The Fresnel lens system 112 divides an area of coverage into an array of coverage zones and allows the generation of signal fluctuations that can be correlated with different thermal sources. The correlation process is performed by real-time digital signal analysis, which will be discussed in greater detail below.
In the presently preferred embodiment, the two infrared sensors 110 are mounted at opposing 45° angles as shown in FIG. 4. By combining the dual sensors and the Fresnel lens system 112 manufactured specifically for this arrangement of sensors, it is possible to provide substantially uniform response over a field of view of 180°. The infrared sensors 110 generate a small electric analog voltage as an output signal in response to changes in detected infrared radiation. The infrared sensors also respond to electromagnetic interference (EMI), radio frequency interference (RFI), changes in room temperature, as well as thermal radiation of approximately 8 μm to 14 μm wavelength. Because of this sensitivity to the various sources of interference, it is difficult to discriminate between thermal radiation emitted by human motion and by other sources and the background, all of which affect the sensor output signal.
FIGS. 3A-3F illustrate typical examples of output signals from the infrared sensors 110 combined with the Fresnel lens system 112 of the present invention. In FIG. 3A, the thermal source is a person at a distance of seventeen feet from the infrared sensors 110 and moving laterally relative to the sensors by a distance of ten feet. As the person moves from one zone to another, a series of signal fluctuations is generated by the infrared sensors 110. In FIG. 3B, the thermal source is a person moving in a direction away from the infrared sensors 110 while attempting not to move laterally so as to cross between radial zones.
FIGS. 3C-3F illustrate output signals from the infrared sensors 110 that are frequently interpreted as alarm conditions by prior art systems. In FIG. 3C, the infrared sensors 110 are monitoring one room. The thermal source is a person in another room moving laterally relative to the infrared sensors 110, with an open doorway connecting the two rooms. As the person moves past the open doorway some signal fluctuations are generated. In response, prior art systems would generate an alarm condition if the sensor output signal voltage exceeds a predetermined threshold. In contrast, the present invention will analyze the fluctuations generated by the infrared sensors and the amplitude of the output signal to determine that no alarm condition exist.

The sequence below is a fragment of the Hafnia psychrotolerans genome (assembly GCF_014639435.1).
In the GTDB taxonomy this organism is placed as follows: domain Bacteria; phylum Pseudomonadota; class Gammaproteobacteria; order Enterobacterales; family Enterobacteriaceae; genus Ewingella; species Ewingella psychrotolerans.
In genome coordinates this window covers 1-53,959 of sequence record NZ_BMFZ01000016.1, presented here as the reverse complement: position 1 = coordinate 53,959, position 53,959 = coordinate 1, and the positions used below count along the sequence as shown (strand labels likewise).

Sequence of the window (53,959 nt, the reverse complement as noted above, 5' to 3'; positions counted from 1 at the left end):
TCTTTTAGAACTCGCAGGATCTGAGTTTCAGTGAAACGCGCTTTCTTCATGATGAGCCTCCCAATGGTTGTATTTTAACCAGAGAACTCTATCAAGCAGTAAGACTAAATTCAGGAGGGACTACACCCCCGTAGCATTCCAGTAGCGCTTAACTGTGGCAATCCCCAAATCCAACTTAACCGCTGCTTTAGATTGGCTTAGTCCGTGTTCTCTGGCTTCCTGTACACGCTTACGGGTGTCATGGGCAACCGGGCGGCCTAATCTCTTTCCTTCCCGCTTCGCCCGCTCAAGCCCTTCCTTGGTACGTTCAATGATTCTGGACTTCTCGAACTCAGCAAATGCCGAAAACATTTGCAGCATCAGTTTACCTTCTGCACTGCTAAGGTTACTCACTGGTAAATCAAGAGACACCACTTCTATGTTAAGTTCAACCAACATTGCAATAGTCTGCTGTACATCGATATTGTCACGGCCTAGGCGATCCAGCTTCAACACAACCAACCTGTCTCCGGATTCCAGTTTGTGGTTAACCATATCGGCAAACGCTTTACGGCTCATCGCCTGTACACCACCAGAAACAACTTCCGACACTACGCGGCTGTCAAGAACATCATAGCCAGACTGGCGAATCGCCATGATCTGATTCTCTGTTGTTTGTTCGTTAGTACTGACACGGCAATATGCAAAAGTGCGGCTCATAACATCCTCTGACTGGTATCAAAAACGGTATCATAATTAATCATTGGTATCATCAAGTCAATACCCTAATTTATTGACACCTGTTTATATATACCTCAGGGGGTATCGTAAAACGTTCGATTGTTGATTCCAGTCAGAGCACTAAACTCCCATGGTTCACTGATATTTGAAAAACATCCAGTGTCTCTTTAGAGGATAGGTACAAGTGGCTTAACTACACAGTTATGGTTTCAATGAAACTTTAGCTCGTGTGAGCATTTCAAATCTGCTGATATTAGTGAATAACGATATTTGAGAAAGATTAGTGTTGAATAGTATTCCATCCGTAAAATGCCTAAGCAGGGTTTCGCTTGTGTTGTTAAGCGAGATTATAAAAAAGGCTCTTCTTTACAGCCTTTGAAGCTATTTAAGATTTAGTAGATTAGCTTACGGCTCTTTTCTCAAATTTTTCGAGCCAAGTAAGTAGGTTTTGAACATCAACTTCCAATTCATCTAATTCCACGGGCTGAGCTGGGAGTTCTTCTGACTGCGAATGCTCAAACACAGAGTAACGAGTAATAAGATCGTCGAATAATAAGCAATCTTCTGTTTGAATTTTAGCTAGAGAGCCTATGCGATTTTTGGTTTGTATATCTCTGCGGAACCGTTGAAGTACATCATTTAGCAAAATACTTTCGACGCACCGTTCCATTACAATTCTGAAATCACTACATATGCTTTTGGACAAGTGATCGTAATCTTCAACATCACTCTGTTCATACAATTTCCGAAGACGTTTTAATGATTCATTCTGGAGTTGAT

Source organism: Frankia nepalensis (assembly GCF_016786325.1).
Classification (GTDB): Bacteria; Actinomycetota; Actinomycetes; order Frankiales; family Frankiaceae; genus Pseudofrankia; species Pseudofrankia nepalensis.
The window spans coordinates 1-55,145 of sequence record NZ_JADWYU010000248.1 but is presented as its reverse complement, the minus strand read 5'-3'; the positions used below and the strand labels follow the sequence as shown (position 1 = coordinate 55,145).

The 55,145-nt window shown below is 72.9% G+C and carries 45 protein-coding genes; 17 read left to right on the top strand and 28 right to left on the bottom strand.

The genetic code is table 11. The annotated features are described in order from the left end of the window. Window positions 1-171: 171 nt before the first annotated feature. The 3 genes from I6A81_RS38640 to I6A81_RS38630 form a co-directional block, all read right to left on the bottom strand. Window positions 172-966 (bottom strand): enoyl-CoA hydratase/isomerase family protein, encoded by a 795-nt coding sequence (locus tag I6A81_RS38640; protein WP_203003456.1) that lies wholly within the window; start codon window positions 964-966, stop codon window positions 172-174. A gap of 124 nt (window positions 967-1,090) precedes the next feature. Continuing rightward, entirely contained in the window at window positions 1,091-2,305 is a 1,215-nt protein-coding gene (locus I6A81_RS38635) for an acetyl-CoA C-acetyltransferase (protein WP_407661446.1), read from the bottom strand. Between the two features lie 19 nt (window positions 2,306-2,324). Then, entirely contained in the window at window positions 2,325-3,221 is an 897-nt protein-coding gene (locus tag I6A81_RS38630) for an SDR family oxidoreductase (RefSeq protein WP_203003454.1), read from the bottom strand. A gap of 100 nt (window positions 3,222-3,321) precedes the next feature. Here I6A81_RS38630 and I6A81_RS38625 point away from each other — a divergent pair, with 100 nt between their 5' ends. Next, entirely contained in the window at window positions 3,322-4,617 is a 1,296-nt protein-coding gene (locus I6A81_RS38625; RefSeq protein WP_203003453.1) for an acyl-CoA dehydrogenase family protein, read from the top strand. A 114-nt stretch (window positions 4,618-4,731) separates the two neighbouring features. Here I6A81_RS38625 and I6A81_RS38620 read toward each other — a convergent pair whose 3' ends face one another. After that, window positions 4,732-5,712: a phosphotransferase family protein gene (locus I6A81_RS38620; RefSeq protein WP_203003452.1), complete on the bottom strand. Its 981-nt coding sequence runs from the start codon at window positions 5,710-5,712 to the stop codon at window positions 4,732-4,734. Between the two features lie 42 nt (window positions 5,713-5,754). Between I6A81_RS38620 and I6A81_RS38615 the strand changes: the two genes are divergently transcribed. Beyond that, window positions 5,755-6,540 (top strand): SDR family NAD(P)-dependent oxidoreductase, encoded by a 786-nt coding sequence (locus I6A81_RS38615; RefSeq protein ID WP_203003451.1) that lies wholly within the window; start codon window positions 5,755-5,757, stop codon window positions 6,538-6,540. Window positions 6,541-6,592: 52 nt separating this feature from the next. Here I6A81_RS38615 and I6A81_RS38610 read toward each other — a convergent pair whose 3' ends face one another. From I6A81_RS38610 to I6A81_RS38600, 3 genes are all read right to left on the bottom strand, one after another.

In FIG. 3D, the output signal of the infrared sensors 110 changes in response to dropping the system from a height of one inch and to dropping a two-pound weight onto the system from a height of one inch. This sensitivity to vibrations and jarring may cause false alarms in prior art alarm systems. However, if the security system 10 is mounted in an area where it is subject to vibrations, the digital analysis by the present invention prevents such false alarms.
In FIG. 3E, the thermal source is a 1000 Watt hair dryer aimed at the infrared sensors 110 from a distance of seven feet. Note that the thermal source does not generate the signal fluctuations that a human generates in FIGS. 3A and 3B.